multichannel video installation, 78’
Egyptian Chemistry is based on videographic field documents and actual water samples taken in numerous sites along the Nile. The project examines water engineering and desert development projects, and generally inquires about the hydraulic, social and chemical conditions of soil and water in Egypt.
Water engages in pluralistic practices when bonding with land use politics, export crops, nitrate industries, farmer’s collectives or hydropower, it is the connecting undercurrent to political and nonpolitical practices forming Egyptian life.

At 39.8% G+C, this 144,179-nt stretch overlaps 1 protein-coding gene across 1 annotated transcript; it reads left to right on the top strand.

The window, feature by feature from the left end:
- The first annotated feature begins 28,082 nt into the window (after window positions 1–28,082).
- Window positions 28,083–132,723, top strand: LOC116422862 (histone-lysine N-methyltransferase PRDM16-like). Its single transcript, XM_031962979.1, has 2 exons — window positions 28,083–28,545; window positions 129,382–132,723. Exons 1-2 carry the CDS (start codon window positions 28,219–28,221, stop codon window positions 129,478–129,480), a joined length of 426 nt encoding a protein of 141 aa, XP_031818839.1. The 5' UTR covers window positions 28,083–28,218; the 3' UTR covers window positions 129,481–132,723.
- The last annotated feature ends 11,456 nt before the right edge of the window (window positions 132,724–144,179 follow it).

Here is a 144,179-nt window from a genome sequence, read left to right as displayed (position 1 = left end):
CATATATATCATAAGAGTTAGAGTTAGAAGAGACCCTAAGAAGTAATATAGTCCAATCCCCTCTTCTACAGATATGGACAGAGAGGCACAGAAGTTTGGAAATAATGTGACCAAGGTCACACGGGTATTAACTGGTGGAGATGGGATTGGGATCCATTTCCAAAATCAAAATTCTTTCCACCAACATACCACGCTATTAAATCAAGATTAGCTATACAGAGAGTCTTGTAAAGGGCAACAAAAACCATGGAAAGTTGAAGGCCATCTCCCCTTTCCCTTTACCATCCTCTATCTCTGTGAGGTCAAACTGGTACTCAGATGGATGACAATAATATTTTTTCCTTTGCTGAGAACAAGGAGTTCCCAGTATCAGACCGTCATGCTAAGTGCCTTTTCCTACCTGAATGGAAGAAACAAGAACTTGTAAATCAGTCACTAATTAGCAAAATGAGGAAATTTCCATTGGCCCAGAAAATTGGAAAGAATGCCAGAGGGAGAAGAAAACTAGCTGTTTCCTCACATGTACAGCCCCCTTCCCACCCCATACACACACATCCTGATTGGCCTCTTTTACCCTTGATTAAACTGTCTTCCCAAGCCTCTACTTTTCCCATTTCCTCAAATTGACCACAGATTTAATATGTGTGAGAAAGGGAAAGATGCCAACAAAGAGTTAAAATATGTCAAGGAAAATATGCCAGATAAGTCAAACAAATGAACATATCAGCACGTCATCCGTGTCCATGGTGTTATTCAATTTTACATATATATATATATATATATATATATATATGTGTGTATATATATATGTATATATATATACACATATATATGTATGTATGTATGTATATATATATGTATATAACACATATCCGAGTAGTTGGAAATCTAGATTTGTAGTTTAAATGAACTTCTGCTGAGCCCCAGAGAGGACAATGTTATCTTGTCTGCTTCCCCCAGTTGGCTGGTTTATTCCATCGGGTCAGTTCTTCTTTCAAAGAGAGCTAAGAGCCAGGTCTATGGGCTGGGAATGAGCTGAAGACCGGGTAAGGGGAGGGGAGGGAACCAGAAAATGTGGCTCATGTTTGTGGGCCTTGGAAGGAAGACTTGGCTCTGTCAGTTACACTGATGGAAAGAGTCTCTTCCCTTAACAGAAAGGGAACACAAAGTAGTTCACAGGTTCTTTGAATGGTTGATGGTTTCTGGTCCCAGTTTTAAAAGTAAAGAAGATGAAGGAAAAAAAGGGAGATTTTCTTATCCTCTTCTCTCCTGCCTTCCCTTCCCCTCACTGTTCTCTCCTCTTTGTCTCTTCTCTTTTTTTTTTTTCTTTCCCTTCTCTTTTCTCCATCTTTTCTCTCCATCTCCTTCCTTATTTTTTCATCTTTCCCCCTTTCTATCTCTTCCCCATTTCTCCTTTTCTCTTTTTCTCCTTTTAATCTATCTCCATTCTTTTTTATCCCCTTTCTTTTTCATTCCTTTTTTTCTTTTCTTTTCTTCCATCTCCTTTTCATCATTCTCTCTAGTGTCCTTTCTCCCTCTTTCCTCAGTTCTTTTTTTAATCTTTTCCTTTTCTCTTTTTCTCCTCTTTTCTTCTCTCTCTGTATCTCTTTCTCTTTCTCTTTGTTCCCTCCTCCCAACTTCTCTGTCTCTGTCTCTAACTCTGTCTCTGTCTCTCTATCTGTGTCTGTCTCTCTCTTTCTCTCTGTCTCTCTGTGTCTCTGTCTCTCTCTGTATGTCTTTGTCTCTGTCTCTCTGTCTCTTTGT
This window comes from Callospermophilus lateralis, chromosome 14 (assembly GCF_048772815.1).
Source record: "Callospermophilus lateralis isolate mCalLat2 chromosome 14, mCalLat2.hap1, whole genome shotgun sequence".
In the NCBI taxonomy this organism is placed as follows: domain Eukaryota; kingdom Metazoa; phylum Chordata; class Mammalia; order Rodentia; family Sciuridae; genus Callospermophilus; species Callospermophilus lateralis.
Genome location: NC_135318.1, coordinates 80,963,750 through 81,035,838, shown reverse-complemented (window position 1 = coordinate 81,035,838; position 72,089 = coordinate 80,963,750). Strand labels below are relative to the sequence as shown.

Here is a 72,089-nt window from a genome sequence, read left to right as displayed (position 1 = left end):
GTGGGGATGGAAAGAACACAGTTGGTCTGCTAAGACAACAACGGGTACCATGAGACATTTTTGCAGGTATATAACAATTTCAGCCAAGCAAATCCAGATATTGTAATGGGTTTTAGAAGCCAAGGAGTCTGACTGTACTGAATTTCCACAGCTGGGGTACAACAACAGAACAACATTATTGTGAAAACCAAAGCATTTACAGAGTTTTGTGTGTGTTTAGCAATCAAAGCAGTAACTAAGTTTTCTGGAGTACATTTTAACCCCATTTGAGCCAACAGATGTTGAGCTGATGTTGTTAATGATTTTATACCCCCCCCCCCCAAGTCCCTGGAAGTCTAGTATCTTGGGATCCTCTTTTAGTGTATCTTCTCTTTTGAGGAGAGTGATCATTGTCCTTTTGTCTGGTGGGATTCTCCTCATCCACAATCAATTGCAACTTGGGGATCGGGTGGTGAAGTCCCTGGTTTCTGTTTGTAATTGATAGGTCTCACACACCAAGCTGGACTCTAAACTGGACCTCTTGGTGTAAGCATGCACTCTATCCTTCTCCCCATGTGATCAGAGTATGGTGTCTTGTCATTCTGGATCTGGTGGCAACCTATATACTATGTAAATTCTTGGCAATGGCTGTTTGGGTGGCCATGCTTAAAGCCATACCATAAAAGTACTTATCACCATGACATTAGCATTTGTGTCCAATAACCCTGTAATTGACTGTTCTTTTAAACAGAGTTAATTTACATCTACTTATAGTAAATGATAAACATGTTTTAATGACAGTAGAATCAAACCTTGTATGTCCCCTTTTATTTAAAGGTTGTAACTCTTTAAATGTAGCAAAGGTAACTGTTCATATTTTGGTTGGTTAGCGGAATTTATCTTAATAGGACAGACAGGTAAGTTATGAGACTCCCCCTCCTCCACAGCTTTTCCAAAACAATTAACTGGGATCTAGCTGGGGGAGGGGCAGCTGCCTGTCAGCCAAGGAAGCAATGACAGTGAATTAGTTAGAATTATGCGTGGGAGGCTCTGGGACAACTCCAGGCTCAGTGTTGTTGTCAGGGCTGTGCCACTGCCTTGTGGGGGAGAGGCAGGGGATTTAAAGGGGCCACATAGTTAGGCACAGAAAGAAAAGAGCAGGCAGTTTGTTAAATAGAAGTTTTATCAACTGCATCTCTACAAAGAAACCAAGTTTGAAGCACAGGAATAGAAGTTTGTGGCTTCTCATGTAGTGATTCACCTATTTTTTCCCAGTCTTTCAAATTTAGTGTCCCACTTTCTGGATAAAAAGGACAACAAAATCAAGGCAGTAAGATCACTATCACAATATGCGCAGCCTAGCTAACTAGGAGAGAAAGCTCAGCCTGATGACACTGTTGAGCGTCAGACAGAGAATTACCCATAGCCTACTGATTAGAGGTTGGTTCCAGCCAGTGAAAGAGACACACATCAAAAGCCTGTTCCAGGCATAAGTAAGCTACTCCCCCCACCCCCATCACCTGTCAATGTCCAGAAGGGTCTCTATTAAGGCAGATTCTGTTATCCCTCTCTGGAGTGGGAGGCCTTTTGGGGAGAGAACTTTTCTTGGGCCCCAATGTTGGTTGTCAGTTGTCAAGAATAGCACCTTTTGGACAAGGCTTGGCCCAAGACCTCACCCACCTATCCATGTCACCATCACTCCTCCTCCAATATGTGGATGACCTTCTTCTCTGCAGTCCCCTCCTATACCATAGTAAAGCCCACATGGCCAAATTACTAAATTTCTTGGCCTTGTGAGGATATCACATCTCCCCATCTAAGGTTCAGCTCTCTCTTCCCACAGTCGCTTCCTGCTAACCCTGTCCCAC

Drawing on the theory and practice of chemistry as a system of internal relations, this aquatic narrative tells the multiple plots involving organic, social and technological actors in contemporary Nile ecologies. The artwork considers minute but consistent material transformations a decisive force that drives the reconfiguration of our terrestrial reality, including the political one, Egyptian Chemistry places scientific attention, fieldwork and videography as reality-producing practices in this process.